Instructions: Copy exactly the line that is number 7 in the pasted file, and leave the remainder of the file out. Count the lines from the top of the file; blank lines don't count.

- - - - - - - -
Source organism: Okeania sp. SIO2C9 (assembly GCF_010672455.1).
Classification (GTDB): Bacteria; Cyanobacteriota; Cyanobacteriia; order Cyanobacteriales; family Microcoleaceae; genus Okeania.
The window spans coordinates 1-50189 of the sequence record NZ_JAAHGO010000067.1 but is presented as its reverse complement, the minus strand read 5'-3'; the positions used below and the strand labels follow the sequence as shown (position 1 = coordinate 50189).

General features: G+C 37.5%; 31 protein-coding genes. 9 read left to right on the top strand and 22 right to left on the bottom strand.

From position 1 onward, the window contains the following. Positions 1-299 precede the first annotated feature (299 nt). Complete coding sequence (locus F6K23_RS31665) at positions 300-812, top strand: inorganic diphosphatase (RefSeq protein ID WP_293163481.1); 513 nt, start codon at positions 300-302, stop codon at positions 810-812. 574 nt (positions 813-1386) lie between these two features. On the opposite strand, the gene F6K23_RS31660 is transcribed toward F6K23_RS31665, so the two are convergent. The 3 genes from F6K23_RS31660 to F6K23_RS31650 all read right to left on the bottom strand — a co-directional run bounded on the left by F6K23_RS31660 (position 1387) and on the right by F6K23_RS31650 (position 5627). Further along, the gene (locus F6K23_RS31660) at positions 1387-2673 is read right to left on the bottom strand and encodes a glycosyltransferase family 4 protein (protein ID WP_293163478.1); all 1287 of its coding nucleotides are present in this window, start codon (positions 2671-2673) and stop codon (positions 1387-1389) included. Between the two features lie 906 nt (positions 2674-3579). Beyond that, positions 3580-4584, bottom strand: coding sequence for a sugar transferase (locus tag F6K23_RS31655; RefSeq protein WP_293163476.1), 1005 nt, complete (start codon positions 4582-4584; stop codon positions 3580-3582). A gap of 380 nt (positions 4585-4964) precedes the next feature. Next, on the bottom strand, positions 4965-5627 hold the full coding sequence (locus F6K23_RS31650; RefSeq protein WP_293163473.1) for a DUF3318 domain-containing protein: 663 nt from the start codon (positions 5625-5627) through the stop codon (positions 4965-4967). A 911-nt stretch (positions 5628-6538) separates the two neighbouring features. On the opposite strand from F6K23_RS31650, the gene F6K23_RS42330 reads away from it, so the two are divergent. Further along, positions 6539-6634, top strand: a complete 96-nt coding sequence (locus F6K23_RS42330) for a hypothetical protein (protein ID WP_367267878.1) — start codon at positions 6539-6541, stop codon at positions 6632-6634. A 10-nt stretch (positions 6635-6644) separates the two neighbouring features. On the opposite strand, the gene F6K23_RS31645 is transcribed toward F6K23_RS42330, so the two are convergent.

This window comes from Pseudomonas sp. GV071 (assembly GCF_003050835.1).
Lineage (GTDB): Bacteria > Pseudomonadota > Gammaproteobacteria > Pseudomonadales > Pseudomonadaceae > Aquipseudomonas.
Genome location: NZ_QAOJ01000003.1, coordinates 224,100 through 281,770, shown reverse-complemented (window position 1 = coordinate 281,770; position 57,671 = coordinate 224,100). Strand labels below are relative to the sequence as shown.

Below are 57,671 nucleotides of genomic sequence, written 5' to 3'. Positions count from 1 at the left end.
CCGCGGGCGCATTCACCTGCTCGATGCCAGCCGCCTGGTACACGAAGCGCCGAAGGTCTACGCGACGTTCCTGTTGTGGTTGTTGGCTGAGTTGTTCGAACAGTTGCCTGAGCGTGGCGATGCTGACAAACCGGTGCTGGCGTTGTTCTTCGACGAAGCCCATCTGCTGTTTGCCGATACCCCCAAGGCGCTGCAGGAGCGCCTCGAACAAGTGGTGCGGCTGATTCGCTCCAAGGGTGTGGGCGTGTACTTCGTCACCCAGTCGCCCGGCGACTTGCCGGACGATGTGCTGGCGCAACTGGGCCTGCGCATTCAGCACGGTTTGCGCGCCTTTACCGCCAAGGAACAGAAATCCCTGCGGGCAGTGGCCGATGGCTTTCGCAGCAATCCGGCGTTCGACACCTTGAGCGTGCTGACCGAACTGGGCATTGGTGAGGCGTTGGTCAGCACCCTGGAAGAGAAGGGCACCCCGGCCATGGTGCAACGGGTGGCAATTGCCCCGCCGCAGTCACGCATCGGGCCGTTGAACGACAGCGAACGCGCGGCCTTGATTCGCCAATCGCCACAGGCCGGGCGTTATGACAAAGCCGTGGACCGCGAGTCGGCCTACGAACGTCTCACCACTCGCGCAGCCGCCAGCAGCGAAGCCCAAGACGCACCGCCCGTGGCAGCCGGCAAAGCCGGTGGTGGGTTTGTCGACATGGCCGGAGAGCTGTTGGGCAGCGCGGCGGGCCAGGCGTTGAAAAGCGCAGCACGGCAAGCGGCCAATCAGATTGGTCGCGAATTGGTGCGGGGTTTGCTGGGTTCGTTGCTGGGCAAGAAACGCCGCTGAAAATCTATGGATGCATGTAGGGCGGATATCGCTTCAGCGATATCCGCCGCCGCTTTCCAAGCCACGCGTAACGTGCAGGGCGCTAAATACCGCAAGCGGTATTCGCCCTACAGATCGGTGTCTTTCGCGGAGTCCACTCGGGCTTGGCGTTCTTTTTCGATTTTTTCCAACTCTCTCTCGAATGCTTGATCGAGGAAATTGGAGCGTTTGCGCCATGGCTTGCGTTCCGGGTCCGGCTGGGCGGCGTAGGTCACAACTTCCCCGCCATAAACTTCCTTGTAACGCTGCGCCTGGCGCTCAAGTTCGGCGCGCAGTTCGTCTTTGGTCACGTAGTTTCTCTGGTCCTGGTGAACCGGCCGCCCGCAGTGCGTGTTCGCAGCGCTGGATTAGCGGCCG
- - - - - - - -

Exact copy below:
Lineage (GTDB): Bacteria > Pseudomonadota > Gammaproteobacteria > Pseudomonadales > Pseudomonadaceae > Aquipseudomonas.